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Friday, June 29, 2018

The DNA Of Writing In, Of, And For Appalachia

A few weeks ago I met a young writer in my local area who has already self-published one novel in a series  about an Appalachian mining family of about 1918 to 1925 or so.  They are working on a second novel in the series and, despite the best of religious based intentions, knows very little of Appalachian literature, sociology, culture, or history.  I recently read the first draft of that second novel, set in Harlan County in the coal mine organizing era and made some suggestions about the work, the author's intentions, and the need to know our subject matter if we hope to be successful as writers.  I actually wrote about 2,500 words in discussion of the manuscript, my responses to it, and my suggestions for a better book.  I will use the skeletal structure of that piece of writing in this blog post about writing in Appalachia.  A day or so after I sent the written response to that author, I saw a shared post of a short article from Appalachian author Chris Offutt  entitled "Why I Always Write About Appalachia" which I also sent to this young writer since some of our ideas about writing in Appalachia coincide.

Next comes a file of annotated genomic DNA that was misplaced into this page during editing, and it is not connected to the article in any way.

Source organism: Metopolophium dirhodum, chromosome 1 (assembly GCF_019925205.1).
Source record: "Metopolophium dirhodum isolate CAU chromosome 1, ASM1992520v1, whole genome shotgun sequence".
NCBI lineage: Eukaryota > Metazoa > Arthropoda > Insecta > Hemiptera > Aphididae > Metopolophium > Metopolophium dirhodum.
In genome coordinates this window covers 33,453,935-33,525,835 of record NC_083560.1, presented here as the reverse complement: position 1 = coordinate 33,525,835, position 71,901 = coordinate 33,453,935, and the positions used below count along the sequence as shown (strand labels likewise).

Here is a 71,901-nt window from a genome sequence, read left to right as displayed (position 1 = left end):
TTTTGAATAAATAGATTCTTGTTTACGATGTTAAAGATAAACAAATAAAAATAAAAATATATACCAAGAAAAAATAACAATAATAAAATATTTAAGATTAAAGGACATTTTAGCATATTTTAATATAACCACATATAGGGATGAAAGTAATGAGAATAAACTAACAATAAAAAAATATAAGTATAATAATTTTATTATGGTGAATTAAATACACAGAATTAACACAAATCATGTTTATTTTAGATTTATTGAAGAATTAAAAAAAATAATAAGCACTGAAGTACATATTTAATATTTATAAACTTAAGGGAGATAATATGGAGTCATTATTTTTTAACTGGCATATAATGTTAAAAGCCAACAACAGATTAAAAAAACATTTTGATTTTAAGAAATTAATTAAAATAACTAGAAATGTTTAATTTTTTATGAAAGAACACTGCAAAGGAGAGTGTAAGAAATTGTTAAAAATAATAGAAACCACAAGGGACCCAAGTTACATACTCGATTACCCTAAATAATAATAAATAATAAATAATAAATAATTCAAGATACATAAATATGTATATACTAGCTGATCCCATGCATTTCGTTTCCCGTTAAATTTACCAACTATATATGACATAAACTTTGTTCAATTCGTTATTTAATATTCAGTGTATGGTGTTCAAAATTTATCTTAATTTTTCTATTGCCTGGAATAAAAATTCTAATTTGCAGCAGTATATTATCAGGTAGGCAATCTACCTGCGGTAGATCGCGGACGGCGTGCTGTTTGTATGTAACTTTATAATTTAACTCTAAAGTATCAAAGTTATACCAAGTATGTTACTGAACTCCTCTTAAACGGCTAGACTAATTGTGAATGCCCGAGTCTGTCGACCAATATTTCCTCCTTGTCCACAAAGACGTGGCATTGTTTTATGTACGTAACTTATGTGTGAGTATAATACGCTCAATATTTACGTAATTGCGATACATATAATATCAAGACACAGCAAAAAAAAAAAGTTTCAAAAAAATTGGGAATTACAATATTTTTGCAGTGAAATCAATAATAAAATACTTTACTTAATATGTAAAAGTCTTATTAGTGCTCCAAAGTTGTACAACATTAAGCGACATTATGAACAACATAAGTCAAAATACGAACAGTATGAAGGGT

In my discussion of the young author's manuscript, I used a technique commonly used in the mental health and counseling fields called “Sandwiching”.  What this phrase means is that when we have some negative information to impart to anyone we also impart positive information and we “Sandwich” the negative between an opening and a closing segment of the discussion. That is supposed to lessen the strong emotional responses to the negative. I have always found in pursuing two collegiate degrees and another from an institution known as the Indiana College of Auctioneers that the teachers and professors who were able to teach me the most used some technique either base on or closely related to "Sandwiching" even if that particular teacher or professor had never heard of "Sandwiching"